I’m supposed to be writing about sociological studies of the police. In fact I am writing about this. However in odd moments of downtime I’ve been playing with a story I wrote a couple of months ago. It’s not exactly horror, not exactly science fiction, and neither is it really fantasy or urban or any other easy-to-pigeonhole genre. If anything it’s a gentle meditation on a very limited aspect of unknowns, conspiracy theories, life, the universe and everything, and I don’t really see a commercial market for it. But I’m still vain enough to think you might enjoy reading it.

Rather that just include it in the post (it’s about 4,600 words) I’ve messed around with it, included a couple of images, experimented with prettying it up and saved it as a PDF. Partly, I confess, as an experiment in making PDFs available this way. There’s a download link at the end of this post.

The ‘X-factor’ tag comes from the Global Risks Report 2013  from the World Economic Forum (the ‘world leaders’ meeting that happens in Davos each year). The report outlines what it sees as the major global risks – chronic fiscal imbalances, systemic financial failure, increasing global income disparities, water supply, food shortages, greenhouse gases and other ‘usual suspects’. However it also discusses what it calls ‘X-factors’ – ’emerging concerns of possible future importance and with unknown consequences’, ‘serious issues, grounded in the latest scientific findings, but somewhat remote from what are generally seen as more immediate concerns such as failed states, extreme weather events, famine, macroeconomic instability or armed conflict’.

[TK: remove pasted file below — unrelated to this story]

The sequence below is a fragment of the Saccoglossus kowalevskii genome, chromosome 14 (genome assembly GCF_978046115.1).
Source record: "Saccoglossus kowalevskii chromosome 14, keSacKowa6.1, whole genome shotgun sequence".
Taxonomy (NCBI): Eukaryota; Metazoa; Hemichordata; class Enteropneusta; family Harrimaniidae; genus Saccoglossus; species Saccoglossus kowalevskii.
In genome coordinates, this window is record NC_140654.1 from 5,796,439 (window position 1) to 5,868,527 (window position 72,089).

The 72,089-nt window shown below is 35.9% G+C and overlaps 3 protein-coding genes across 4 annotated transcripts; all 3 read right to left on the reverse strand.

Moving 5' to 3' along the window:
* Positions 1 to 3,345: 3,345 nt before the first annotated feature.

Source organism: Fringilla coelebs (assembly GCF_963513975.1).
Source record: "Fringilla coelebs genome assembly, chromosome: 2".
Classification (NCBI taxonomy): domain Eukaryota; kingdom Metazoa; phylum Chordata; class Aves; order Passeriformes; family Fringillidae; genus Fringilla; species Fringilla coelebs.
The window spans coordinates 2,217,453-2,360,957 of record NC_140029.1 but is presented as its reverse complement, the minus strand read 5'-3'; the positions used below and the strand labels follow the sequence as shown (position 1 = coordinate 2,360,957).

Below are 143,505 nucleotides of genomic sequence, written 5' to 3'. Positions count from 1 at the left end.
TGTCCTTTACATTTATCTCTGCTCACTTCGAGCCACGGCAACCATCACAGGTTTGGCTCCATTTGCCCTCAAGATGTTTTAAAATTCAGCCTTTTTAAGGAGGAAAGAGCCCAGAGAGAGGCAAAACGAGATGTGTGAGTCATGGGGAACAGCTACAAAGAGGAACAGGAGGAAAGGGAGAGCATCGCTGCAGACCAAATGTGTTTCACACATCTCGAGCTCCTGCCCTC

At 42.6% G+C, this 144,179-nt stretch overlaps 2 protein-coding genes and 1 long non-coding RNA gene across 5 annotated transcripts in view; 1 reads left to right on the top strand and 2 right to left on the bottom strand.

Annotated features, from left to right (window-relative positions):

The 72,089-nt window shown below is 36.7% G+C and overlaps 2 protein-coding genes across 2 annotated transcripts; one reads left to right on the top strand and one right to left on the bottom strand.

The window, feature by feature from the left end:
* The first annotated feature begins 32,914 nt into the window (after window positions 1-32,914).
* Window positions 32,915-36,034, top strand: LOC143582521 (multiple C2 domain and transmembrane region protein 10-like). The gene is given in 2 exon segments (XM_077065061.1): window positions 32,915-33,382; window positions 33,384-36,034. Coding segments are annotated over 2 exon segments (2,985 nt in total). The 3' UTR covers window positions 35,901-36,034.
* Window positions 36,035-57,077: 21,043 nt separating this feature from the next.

Here’s the opening of the story:

In crime novels, there’s often a point where the detective turns up at a murder scene and one of the uniforms says ‘A dog-walker found the body.’